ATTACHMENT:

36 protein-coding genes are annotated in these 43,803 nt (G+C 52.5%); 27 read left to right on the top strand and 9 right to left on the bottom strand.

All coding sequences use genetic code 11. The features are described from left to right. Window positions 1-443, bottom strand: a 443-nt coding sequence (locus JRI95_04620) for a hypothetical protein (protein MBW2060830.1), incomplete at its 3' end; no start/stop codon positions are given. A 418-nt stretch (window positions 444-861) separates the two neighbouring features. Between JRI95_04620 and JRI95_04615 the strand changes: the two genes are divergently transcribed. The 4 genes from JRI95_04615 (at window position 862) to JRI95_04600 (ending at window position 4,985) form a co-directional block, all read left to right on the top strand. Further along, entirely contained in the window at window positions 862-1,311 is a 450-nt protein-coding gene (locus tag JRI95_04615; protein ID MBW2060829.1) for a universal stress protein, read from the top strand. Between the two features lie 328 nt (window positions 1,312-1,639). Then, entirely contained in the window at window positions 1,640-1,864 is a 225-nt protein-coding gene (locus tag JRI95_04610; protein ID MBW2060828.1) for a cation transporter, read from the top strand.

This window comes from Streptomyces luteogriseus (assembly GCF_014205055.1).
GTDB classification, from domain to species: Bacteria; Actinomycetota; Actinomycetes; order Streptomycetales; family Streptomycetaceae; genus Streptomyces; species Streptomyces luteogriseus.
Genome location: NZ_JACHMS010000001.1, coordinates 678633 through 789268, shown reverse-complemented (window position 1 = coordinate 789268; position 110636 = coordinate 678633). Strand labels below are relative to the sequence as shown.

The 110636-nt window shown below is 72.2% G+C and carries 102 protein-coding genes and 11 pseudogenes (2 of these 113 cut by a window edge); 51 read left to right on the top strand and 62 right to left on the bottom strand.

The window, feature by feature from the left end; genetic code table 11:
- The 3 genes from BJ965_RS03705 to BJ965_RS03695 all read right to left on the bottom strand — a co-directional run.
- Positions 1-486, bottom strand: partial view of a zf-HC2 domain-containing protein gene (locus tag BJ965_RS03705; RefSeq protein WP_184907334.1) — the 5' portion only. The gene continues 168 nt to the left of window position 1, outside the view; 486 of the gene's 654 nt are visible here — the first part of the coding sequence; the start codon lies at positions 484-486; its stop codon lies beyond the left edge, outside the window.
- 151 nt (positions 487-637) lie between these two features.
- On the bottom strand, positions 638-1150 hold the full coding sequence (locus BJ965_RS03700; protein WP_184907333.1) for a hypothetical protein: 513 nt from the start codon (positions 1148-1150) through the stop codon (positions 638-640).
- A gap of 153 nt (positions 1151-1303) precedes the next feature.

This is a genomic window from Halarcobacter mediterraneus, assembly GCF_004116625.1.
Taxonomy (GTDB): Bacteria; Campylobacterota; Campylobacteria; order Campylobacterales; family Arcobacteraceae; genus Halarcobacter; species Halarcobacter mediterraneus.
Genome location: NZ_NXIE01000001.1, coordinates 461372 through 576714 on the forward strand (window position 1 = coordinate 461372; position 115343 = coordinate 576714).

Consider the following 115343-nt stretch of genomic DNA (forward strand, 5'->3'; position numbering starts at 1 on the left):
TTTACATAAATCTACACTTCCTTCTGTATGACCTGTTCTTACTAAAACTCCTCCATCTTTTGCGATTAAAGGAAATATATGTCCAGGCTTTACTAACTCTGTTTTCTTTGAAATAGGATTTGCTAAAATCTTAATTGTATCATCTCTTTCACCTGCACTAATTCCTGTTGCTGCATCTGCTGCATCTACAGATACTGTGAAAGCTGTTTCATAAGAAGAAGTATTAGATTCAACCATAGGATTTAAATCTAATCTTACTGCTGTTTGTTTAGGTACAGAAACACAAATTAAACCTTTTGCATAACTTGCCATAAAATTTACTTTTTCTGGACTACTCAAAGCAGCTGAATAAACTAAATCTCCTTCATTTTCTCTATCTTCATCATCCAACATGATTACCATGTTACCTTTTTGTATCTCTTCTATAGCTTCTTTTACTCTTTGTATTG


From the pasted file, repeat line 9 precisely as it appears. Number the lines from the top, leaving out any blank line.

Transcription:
- Positions 1-486, bottom strand: partial view of a zf-HC2 domain-containing protein gene (locus tag BJ965_RS03705; RefSeq protein WP_184907334.1) — the 5' portion only. The gene continues 168 nt to the left of window position 1, outside the view; 486 of the gene's 654 nt are visible here — the first part of the coding sequence; the start codon lies at positions 484-486; its stop codon lies beyond the left edge, outside the window.